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Together for Peace
by Rene Wadlow
2018-09-21 06:35:46
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The United Nations General Assembly has set 21 September as a Day of Peace.  The day was chosen to be as close as possible to the start of the annual U.N. General Assembly, which is called upon to respond to a very diversified set of challenges.  The response is usually to raise awareness of the particular issue through discussion.  However, short-term geopolitical considerations and national interest, narrowly defined, have repeatedly taken precedence over action on human suffering and grave breaches of international peace and security.

Nevertheless the goals of the United Nations are set out in the Preamble to the U.N. Charter:

            "We the Peoples of the United Nations determined
- to save succeeding generations from the scourge of war
- to reaffirm faith in fundamental human rights, in the dignity and worth of the human person, in the equal rights of men and women and of nations large and small
- to establish conditions under which justice and respect for the obligations arising from treaties and other sources of international law can be maintained
- to promote social progress and better standards of life in larger freedom."

huma001_400The Preamble is not a shopping list of unrelated goals but rather the result of a wholistic vision: the abolition of war, the re-affirmation of human rights based on the dignity of the human person, the conditions under which justice and international law can be maintained, social progress in larger freedom - all are interrelated.  None can be achieved without the others.  Thus the work of the United Nations should be carried out in a wholistic spirit.

This year the emphasis of the U.N. Day of Peace is on human rights as it is the 70th anniversary of the proclamation of the Universal Declaration of Human Rights.  In December 1948, the General Assembly was meeting in Paris as the U.N. did not yet have its permanent home in New York City.

The affirmation of faith in human rights requires constant effort as violations are wide spread, especially in areas where there are also armed conflicts.  There is a need to weave a tighter fabric of international norms, expanding the rule of law world wide and enabling citizens to exert their influence on global processes.

Thus, we who have a wholistic view of life and the ways that different aspects of society are inter-related are particularly called to help create a climate of peace and respect for the dignity of each person.  Some persons will feel called to work for the creation of positive attitudes through meditation and the creation of beauty through painting, writing or gardening.  Others will put their emphasis on living in harmony with Nature.  Others will work at the community level to help persons who are poor, homeless, refugees or disoriented at their stage of life.  Still others will work on the front lines to help resolve conflicts and violence through negotiations in good faith.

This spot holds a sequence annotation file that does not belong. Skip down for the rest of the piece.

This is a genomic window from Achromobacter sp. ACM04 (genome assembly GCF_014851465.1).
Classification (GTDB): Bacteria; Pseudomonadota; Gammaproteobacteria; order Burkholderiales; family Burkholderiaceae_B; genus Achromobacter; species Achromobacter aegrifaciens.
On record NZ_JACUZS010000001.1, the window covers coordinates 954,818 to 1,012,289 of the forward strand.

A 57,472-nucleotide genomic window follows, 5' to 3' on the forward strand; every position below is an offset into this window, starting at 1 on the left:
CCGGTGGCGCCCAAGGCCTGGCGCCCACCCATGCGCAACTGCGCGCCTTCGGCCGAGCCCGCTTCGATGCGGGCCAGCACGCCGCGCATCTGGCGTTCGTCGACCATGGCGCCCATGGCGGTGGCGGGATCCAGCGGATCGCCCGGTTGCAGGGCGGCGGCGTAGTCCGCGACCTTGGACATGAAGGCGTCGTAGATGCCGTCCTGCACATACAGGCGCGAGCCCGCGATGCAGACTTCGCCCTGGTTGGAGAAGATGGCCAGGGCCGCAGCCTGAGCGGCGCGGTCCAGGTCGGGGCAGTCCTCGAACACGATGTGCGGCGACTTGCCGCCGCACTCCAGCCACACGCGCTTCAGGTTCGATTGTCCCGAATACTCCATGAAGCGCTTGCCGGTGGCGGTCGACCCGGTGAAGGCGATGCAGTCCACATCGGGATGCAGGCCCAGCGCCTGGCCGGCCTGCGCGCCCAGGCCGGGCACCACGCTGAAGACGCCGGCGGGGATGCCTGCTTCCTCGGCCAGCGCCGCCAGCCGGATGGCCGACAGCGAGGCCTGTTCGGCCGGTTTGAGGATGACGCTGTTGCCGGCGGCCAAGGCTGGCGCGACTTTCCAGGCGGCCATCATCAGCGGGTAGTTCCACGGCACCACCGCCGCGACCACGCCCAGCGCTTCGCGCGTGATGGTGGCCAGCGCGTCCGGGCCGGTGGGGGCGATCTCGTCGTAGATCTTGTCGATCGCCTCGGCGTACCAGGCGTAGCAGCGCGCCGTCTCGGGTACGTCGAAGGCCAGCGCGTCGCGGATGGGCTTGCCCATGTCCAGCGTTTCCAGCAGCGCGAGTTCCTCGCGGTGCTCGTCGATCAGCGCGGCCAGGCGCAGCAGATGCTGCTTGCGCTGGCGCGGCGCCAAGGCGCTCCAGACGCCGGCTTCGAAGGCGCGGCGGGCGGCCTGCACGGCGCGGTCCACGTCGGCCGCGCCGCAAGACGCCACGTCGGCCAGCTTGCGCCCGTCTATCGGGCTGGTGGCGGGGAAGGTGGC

We need to recognize the values of all these efforts and to see them as a colorful mosaic of energies forming the ground for a society of peace and harmony.  There is an increasing number of people who recognize that we live on one planet and are one humanity.

World leadership on the promotion of human rights requires tapping into the growing strength of non-governmental organizations NGOs - now often called "civil society."  Governments can be made to initiate change when there is focused and concerted action by NGOs.  That has been the story of major changes over time. The growing equality between women and men and the growing ecological concerns provide examples.

Preparing the ground for such world-level leadership among NGO representatives is among the most important tasks we face. Leadership rarely arises spontaneously. In whatever ways we choose to work, there is a need for preparation and training.  We  need to improve our skills of communication and of reaching out to people from other cultures, social classes and opinions.  Thus on this Day of Peace, we can reflect on how best NGOs can work for the protection of human rights while retaining our valuable qualities of freedom and flexibility.


Rene Wadlow, President, Association of World Citizens

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